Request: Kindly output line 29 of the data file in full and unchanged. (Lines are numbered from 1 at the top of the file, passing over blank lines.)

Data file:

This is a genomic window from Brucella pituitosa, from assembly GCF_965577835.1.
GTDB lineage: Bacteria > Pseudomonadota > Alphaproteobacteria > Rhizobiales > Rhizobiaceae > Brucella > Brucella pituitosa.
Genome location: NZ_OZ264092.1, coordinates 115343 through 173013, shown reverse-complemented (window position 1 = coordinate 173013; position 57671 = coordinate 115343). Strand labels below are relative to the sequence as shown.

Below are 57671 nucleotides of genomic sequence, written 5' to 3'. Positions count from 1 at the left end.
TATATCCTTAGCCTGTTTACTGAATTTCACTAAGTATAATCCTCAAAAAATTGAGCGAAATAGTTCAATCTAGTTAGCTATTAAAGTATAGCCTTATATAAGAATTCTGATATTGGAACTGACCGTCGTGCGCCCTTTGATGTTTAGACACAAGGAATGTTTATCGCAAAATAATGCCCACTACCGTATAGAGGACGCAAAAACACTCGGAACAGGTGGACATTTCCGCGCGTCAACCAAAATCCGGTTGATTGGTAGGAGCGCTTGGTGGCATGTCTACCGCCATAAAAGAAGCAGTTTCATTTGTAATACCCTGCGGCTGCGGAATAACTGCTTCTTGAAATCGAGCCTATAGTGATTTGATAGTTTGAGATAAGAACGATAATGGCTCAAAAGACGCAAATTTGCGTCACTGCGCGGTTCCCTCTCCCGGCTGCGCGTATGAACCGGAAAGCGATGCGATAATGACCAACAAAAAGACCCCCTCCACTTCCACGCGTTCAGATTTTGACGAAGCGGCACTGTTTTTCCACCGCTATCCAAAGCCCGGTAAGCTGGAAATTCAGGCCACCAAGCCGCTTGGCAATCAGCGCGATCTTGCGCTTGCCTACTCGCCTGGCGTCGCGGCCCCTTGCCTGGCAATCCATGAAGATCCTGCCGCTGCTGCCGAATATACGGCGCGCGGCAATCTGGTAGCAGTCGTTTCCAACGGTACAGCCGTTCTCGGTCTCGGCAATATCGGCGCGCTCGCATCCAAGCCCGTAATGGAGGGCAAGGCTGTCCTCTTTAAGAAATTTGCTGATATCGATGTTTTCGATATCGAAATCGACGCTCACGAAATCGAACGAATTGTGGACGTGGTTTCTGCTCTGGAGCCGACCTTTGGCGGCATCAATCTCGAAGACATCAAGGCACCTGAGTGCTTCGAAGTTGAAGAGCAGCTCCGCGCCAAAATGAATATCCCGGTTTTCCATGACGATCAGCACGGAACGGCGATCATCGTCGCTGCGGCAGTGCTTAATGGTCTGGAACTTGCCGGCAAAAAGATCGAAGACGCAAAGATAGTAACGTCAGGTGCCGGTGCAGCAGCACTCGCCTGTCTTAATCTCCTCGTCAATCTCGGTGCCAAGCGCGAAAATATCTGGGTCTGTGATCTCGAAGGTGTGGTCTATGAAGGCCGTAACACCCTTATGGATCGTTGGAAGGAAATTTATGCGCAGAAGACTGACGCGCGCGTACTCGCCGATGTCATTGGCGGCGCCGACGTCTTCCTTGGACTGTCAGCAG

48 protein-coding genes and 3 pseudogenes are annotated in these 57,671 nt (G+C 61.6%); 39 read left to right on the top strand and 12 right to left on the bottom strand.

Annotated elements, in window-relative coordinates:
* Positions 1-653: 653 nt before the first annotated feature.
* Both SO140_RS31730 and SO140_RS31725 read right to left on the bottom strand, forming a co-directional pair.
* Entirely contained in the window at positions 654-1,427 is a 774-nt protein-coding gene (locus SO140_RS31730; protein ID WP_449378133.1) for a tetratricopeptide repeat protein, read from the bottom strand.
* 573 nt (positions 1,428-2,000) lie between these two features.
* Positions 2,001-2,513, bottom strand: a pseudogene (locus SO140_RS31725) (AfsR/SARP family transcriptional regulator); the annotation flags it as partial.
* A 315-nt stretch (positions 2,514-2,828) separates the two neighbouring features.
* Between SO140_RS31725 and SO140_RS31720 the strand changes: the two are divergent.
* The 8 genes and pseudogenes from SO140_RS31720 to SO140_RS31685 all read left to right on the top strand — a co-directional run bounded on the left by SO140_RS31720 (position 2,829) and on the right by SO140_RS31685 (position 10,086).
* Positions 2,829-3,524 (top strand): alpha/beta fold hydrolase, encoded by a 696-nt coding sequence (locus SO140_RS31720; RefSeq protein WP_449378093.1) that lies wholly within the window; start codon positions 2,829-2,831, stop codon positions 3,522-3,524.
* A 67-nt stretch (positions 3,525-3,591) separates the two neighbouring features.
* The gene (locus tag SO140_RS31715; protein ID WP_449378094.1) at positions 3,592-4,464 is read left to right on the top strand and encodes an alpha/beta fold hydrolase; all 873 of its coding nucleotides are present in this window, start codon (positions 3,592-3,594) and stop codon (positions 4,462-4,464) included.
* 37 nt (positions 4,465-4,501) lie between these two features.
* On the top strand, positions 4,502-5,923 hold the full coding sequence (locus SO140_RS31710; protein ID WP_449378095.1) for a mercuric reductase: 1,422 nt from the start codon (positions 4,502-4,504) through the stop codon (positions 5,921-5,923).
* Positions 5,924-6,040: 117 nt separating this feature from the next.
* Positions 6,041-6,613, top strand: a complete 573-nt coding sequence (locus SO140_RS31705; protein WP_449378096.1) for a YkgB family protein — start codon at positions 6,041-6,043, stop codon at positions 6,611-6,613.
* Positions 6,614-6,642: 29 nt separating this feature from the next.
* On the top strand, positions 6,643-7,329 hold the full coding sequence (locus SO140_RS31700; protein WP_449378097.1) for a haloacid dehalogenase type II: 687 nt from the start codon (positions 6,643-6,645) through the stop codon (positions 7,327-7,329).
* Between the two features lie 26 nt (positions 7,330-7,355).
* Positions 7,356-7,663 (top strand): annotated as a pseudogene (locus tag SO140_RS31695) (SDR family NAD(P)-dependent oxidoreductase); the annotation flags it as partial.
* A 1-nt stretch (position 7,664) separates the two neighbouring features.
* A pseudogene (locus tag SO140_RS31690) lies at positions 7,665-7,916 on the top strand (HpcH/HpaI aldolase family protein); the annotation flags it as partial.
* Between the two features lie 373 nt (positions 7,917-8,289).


* Between the two features lie 373 nt (positions 7,917-8,289).